There is no benefit of deconcentration-one multiple owner Commission approval of the application in question. This sells to another, and the first promises to use the proceeds inquiry is not always made. to get another, bigger station. This is a very profitable The problem is illustrated by the holdings of the two station-not a UHF on the brink of bankruptcy. And part institutions ordered to divest in this case. Keystone Funds of the “compelling affirmative showing" is a promise by has 5.45% of Metromedia, 3.6% of ABC, 6.38% of Downe Metromedia to program less hours, less other nonenter- Communications and 8.7% of LIN Broadcasting. College tainment programming, and less news than the present Retirement Equities Fund, technically an individual owner licensee actually presented in its last license renewal subject to the one percent limitation but now treated as a composite week-Metromedia does propose 15 minutes mutual fund by the Commission, has 4.65% of Metromore news per week than the present licensee proposed media, 3.5% of ABC, 3.28% of Cox Broadcasting, 3.2% at last renewal. This is the sum of the majority's compel- of Fuqua Industries, 2.04% of McGraw-Hill, 3.09% of ling showing.
Rollins and 1.03% of Travelers Insurance. For both these
holders, recent Commission action on other transfer appliTWO HOLDERS VIOLATING OWNERSILIP RULES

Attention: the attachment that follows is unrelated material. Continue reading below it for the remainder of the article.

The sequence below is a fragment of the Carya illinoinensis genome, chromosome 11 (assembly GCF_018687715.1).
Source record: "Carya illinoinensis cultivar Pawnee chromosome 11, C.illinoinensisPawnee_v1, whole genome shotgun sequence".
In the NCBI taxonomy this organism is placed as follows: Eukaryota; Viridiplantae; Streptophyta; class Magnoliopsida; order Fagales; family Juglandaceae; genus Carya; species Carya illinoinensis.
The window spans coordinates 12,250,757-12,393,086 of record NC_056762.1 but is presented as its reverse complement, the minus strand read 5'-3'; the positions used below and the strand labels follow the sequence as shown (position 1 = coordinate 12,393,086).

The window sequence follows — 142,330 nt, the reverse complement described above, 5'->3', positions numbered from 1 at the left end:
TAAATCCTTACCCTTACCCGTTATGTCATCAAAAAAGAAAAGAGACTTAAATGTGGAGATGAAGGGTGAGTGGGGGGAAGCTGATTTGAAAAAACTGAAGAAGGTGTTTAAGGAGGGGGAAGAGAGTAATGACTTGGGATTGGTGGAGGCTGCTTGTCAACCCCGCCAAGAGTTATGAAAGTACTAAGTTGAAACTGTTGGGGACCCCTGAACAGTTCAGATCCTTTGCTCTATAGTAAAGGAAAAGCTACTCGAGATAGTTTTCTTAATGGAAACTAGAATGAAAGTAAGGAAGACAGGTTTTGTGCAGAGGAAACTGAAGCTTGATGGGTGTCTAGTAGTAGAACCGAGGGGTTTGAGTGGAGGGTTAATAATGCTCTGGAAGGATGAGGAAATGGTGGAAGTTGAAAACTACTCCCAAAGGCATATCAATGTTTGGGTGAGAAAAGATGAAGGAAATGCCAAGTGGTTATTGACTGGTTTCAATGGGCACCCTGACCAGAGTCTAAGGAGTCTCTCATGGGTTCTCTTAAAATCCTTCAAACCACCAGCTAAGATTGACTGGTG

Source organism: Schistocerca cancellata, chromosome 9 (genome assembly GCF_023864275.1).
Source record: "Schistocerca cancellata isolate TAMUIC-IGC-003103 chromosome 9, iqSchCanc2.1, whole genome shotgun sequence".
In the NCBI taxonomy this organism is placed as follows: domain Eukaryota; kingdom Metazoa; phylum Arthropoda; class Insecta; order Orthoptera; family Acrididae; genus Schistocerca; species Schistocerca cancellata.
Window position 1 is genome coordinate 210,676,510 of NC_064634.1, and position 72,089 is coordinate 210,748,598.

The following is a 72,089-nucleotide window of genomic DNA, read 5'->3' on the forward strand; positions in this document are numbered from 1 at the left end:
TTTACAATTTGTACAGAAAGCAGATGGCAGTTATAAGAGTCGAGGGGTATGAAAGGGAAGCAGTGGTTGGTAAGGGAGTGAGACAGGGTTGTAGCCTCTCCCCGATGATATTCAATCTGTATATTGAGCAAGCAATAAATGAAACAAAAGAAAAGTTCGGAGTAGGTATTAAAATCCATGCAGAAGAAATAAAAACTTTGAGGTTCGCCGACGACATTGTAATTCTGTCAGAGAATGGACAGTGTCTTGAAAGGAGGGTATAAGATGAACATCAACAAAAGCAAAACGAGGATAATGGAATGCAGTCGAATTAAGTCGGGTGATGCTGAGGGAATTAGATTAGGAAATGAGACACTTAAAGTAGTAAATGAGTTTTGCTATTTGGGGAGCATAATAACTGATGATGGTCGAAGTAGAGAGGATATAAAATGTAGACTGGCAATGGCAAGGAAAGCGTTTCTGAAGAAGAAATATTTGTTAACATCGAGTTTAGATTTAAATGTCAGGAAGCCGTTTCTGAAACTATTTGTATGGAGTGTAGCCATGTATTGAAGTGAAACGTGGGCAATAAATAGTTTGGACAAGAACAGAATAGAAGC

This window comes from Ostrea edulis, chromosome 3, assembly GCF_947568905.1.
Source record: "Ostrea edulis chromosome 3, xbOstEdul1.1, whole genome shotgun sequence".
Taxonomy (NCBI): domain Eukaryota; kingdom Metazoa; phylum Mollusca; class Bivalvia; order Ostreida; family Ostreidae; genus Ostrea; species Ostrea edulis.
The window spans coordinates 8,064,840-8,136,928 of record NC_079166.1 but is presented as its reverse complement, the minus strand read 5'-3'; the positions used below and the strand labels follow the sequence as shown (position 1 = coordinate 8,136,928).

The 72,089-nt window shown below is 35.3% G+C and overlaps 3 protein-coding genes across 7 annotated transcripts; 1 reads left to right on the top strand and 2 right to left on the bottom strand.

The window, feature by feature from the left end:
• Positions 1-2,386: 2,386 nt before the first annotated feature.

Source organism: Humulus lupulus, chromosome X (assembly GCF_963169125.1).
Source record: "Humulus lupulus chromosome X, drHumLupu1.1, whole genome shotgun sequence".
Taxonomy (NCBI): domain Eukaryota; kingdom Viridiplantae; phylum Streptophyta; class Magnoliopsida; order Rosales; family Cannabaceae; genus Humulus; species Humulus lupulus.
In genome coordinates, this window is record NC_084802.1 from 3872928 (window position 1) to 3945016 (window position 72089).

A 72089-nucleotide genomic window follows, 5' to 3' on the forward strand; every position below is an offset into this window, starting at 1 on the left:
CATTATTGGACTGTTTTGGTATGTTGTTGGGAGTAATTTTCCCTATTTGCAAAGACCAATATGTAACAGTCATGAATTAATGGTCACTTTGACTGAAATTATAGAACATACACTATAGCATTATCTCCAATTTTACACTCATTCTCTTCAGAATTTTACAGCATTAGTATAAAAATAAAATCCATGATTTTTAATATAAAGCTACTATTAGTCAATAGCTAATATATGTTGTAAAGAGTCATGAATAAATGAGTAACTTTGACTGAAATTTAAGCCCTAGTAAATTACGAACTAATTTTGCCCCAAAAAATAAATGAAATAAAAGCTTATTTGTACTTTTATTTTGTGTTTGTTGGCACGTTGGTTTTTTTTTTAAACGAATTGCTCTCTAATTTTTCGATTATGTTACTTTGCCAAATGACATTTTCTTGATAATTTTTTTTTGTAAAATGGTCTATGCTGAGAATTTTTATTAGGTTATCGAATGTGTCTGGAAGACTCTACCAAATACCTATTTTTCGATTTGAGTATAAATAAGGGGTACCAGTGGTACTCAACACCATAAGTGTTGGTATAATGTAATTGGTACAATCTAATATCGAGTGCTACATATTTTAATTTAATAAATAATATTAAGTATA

cations for other companies (Downe Communications and
McGraw-Hill) failed to reveal the rule violations. And A second major problem with the application is that at least two of the major holders of Metromedia stock are in the Commission gave for divestiture in the rulemaking
these rule violations take place two years after the time patent violation of the Commission's multiple ownership that allowed mutual funds to hold as much as 3% of a rules, as the majority recognizes by sending letters to the broadcast licensee's stock. Somewhere in the foggy past owners ordering them to divest. The problem is that the there was an effort underway to revise the Commission's
of reasons are not providing the relevant information, on institutional ownership reporting forin. Perhaps that effort needs to be
revived. holdings of broadcast stock. The Commission is often